In this crowded world in which consumers are being bombarded with sensory overload, the first job of advertising is to get seen.
Mike was – and is – right. Brands ‘need to be different to be noticed’. In such a competitive and fast-moving world, short-term tactics won’t easily build sustainable brands. It’s uniqueness that helps you to stand out.
However, being different in advertising isn’t good enough. Now you must be distinctive first. That’s the means by which brands can engender stronger loyalties, providing memorable triggers that more immediately connect with an audience.
Advances in science have given us a greater understanding of how the brain works. We now know that the initial response to advertising is unconscious sensing, recognition and emotion. The Ehrenberg-Bass Institute for Marketing Science has subsequently provided irrefutable evidence of this as a factor in driving growth.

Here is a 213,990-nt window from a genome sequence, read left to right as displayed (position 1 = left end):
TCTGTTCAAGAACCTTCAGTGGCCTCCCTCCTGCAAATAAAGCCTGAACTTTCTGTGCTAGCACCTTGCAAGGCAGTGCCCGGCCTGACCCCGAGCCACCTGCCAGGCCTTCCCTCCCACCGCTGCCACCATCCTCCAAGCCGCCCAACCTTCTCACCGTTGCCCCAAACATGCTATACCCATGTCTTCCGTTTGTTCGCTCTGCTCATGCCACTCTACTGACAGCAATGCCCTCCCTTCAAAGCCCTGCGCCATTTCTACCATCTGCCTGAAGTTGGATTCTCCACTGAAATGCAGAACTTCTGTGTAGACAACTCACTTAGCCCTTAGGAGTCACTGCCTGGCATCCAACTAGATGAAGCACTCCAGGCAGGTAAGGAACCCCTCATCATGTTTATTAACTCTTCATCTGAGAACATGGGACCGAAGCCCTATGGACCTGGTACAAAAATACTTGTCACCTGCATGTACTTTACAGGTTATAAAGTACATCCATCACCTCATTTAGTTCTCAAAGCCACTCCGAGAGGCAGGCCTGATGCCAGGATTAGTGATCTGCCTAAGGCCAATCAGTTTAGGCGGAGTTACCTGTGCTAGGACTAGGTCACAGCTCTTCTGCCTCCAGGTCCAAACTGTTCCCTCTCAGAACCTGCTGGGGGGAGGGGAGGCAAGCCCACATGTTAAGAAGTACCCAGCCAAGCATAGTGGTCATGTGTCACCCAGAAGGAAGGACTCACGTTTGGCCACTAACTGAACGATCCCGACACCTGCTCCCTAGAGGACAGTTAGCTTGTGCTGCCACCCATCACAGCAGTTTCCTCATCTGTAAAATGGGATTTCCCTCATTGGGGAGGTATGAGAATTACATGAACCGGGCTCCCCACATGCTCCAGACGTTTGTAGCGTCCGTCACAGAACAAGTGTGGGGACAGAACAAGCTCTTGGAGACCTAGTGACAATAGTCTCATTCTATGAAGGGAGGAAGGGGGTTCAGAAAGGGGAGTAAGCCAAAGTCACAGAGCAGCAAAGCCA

So advertising must use distinctive assets – that unique sticky glue – to trigger familiar memories. The Cadbury’s purple or the black and white of Guinness. Desirable, recognisable and ownable triggers that provide immediate brand cut-through.
And in this landscape, creativity becomes more essential to identifying who a company is, what makes it different and how it appeals to different people’s motivations.